ATLANTA — In the last week, multiple candidates have announced their intention to run for Governor of Georgia, challenging current Gov. Brian Kemp.
Kemp was elected back in 2018, defeating Democratic candidate Stacey Abrams, who announced that she will be running again in 2022.
Abrams made the announcement via Twitter saying, "I'm running for Governor because opportunity in our state shouldn't be determined by zip code, background or access to power."
In Georgia, governors serve for four years and can then file for reelection. In total, he or she can serve for a total of eight years within a 12-year period.
Kemp, having only served four, will be running for re-election, but he'll face competition from those within his own party, alongside Abrams.
Recently, former senator David Perdue announced his own run for governor this week with a video, revealing some of his policies moving forward while slamming Stacey Abrams and leaders in his own party.
Perdue also has received the backing of former president Donald Trump, who has attacked Kemp for not supporting his effort to overturn Georgia's election results in 2020.
Meanwhile, Vernon Jones, the former Georgia state representative from DeKalb County, who gained notoriety as a Democrat and who fiercely supported former President Donald Trump, announced he would make a run for governor as a Republican.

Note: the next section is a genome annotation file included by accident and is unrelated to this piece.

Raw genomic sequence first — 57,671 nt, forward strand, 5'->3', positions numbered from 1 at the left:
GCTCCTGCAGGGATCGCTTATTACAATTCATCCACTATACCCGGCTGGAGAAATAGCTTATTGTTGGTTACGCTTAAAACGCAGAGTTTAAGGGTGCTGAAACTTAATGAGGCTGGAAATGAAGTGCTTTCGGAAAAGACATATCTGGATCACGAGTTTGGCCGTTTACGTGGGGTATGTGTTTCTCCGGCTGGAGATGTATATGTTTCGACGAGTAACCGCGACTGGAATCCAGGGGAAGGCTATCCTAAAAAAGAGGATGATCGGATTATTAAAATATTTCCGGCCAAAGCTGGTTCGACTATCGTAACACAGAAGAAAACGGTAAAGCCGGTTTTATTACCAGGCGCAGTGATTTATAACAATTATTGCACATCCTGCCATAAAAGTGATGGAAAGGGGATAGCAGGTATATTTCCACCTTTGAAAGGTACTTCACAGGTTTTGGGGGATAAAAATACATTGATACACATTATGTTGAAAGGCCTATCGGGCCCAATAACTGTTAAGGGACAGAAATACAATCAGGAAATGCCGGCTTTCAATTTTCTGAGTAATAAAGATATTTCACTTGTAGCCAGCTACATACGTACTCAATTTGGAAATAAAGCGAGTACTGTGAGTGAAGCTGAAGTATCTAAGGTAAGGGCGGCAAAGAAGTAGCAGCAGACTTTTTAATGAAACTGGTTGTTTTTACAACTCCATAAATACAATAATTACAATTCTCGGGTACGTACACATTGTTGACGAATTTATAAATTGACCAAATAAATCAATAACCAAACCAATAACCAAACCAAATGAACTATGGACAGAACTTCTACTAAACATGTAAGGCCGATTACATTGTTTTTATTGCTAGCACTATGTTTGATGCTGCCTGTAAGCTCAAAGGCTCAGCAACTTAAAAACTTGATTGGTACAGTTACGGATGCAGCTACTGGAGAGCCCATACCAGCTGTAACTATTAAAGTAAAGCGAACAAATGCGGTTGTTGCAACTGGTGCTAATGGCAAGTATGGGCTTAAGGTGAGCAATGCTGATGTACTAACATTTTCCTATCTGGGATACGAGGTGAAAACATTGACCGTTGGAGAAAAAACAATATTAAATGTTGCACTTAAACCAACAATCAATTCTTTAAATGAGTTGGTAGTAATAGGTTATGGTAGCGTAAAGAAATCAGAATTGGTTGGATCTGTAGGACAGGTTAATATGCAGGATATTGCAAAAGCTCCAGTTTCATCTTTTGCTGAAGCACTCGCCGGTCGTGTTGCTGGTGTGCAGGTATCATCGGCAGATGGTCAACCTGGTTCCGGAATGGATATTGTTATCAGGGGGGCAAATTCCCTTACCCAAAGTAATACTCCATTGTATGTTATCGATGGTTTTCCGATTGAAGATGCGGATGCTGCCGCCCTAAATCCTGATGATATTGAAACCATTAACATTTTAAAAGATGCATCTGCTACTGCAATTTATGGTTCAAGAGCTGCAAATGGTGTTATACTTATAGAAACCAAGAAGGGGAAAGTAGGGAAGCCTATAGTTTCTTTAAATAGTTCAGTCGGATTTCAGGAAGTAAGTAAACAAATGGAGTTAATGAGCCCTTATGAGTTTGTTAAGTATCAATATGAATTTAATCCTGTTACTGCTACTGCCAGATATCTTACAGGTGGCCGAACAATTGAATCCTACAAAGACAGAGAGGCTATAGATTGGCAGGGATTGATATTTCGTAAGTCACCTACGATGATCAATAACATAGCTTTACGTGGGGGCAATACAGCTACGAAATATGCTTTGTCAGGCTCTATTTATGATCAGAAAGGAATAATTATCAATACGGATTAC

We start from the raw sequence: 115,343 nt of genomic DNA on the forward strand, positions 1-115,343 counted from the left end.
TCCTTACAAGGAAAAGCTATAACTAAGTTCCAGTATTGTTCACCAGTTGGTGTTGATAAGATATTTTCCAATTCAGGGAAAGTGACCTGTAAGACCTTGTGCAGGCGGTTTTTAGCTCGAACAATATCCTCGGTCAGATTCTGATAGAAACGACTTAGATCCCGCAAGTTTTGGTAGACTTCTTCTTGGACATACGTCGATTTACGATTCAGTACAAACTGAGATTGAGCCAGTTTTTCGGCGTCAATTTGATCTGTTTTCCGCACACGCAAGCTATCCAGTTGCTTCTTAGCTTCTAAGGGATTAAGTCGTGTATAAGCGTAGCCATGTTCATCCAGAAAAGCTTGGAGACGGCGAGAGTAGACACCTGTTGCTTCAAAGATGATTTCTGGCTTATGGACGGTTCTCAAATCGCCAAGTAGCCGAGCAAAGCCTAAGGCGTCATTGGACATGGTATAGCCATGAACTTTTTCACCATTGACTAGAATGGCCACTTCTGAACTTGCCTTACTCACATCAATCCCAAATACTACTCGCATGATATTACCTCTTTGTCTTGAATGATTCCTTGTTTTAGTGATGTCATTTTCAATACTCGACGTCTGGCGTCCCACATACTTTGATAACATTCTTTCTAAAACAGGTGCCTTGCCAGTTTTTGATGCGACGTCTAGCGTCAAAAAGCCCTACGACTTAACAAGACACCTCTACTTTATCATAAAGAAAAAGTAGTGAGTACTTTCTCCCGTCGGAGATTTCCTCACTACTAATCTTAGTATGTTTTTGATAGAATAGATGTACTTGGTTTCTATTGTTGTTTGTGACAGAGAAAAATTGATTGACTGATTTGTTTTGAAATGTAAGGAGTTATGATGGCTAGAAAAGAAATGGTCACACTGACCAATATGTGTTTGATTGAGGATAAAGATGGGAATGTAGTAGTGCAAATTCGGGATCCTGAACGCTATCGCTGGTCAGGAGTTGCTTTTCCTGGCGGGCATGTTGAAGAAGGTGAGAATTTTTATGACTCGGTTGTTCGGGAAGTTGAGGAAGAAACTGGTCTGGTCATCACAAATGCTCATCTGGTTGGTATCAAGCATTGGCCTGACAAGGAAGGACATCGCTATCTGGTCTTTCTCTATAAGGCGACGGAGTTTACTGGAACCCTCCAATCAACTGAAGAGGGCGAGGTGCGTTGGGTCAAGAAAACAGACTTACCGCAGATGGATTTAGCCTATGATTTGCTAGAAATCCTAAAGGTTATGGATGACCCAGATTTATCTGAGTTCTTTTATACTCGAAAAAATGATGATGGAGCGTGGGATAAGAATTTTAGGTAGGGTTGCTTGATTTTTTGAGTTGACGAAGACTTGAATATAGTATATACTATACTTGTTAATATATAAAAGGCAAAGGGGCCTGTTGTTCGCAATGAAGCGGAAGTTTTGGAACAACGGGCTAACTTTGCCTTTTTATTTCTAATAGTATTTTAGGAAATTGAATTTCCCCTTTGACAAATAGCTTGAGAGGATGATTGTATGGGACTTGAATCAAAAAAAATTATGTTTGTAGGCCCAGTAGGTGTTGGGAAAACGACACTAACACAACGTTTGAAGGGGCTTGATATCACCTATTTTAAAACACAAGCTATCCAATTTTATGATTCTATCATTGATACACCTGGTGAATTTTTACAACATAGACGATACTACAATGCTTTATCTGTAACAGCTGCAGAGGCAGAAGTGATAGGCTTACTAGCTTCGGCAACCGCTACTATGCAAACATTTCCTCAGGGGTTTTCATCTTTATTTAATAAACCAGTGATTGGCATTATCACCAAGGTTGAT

Jones will be looking to seize on the support and loyalty of Trump's conservative base in Georgia in trying to unseat Gov. Brian Kemp in the GOP primary next year.
Kemp's 2018 run against Abrams was a contentious one that had gained national attention by the time it was over. Even if Kemp manages to lose the Republican primary race, eliminating the possibility of a rematch against Abrams, the 2022 race will likely catch the eye of the nation again.
Much of that attention is likely to revolve around recent political controversies the state has faced in the last year, from former-president Donald Trump unsubstantiated claims of election fraud, along with his attempts to pressure Georgia officials to sway the results in his favor.
The state's contentious election bill, which increased ID requirements and tightened limits on absentee voting, among other changes will also likely be a hot topic of debate, as the decision lead to CEO's of companies like Delta, Coca-Cola, and the MLB coming out in opposition.